Currently, United States Secretary of Education Betsy DeVos has proposed major changes to the Title IX process. C.W. used her experience to comment on the harmful effects she believes these changes may have on victims of sexual assault.
One of these changes is a redefinition of sexual assault. Under the Obama administration, sexual assault was defined as “unwelcome conduct of a sexual nature” that includes sexual advances, requests for sexual favors as well as other verbal, nonverbal and physical sexual conduct.
DeVos’ definition is much narrower, categorizing sexual assault as “unwelcome conduct on the basis of sex that is so severe, pervasive and objectively offensive that it denies a person access to the school’s education program or activity.”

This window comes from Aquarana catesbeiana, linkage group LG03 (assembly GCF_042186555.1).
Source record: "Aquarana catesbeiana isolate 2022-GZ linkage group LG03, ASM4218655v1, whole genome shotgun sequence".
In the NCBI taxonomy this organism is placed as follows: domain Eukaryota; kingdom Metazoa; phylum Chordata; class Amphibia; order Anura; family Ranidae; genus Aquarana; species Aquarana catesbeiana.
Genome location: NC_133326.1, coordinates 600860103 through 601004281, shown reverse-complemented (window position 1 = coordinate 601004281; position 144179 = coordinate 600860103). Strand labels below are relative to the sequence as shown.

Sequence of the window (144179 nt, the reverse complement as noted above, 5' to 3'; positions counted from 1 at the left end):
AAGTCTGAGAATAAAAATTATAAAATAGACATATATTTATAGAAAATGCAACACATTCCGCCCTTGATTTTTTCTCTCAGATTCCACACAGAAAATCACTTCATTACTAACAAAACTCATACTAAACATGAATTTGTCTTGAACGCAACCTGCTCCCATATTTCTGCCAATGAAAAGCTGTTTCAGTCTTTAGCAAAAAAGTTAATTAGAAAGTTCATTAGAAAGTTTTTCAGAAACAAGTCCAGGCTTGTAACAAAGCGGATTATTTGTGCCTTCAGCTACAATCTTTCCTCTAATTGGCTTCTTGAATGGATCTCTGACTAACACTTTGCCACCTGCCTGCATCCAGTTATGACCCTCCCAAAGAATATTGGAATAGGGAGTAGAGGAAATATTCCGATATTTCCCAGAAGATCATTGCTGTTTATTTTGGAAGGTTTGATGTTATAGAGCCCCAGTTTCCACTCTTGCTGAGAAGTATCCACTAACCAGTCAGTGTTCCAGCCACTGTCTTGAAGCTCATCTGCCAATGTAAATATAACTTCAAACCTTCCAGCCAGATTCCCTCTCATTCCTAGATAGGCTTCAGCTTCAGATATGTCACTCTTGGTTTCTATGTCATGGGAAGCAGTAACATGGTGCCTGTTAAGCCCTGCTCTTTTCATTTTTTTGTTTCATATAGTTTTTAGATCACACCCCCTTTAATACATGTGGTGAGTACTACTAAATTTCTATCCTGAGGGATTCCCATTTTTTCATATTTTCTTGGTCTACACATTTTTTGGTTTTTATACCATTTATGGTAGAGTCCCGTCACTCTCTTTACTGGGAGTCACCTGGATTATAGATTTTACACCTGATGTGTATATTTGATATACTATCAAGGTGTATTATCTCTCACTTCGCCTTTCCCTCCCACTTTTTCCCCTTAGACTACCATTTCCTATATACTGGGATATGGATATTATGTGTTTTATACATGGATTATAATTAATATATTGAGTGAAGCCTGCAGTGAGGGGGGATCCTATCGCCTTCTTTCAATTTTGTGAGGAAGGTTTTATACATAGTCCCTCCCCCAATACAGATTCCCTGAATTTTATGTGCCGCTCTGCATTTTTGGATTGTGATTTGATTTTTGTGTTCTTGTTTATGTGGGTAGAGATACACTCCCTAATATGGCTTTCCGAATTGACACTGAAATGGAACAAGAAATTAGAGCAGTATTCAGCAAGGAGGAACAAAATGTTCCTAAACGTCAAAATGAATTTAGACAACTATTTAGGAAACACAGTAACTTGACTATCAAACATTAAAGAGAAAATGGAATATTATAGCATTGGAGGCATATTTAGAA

“I think narrowing that definition is really limiting to a lot of people who have experienced unwelcome sexual misconduct.” C.W. said. “You’re being told that your assault isn’t assault.”
Another proposed change would encourage schools investigating an assault to allow accused students to cross-examine their accusers via representatives.
C.W. believes cross-examination is unfair for those who cannot afford to hire an attorney to defend them.
“In my case, we didn’t have the resources to higher an attorney and the person who assaulted me did,” C.W. said.
C.W. explained that her advisor would have been someone she trusted, like a parent, while the other party’s advisor would have been someone who specialized in sexual assault cases.
“I think that sets a precedent for someone with the legal action to write really pointed, accusing questions and for other parties to not have resources to address them,” C.W. said.
C.W. said she did not understand the involvement of the other party’s attorney until the release of the final report in which the student discovered the other party had submitted a lie detector test as well as had hired a private investigator. C.W. said that all interviews that benefited the accused were done through this private investigator.